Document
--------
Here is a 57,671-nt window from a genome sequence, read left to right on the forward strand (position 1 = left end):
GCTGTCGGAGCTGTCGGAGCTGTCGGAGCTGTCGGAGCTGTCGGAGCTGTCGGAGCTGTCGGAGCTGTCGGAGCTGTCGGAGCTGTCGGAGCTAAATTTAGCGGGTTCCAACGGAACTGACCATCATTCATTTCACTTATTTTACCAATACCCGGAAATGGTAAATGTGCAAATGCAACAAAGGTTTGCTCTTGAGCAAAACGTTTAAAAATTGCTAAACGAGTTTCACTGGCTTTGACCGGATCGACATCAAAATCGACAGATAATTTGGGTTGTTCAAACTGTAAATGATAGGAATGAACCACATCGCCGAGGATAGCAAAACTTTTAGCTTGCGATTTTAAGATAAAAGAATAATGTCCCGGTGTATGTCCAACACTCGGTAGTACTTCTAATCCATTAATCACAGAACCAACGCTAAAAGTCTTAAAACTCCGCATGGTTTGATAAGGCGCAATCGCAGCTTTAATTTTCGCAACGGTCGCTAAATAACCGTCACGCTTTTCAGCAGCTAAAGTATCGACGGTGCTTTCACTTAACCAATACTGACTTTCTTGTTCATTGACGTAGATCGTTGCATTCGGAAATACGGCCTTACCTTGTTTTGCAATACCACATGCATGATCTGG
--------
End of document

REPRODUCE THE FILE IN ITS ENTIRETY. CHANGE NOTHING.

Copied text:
Here is a 57,671-nt window from a genome sequence, read left to right on the forward strand (position 1 = left end):
GCTGTCGGAGCTGTCGGAGCTGTCGGAGCTGTCGGAGCTGTCGGAGCTGTCGGAGCTGTCGGAGCTGTCGGAGCTGTCGGAGCTGTCGGAGCTAAATTTAGCGGGTTCCAACGGAACTGACCATCATTCATTTCACTTATTTTACCAATACCCGGAAATGGTAAATGTGCAAATGCAACAAAGGTTTGCTCTTGAGCAAAACGTTTAAAAATTGCTAAACGAGTTTCACTGGCTTTGACCGGATCGACATCAAAATCGACAGATAATTTGGGTTGTTCAAACTGTAAATGATAGGAATGAACCACATCGCCGAGGATAGCAAAACTTTTAGCTTGCGATTTTAAGATAAAAGAATAATGTCCCGGTGTATGTCCAACACTCGGTAGTACTTCTAATCCATTAATCACAGAACCAACGCTAAAAGTCTTAAAACTCCGCATGGTTTGATAAGGCGCAATCGCAGCTTTAATTTTCGCAACGGTCGCTAAATAACCGTCACGCTTTTCAGCAGCTAAAGTATCGACGGTGCTTTCACTTAACCAATACTGACTTTCTTGTTCATTGACGTAGATCGTTGCATTCGGAAATACGGCCTTACCTTGTTTTGCAATACCACATGCATGATCTGG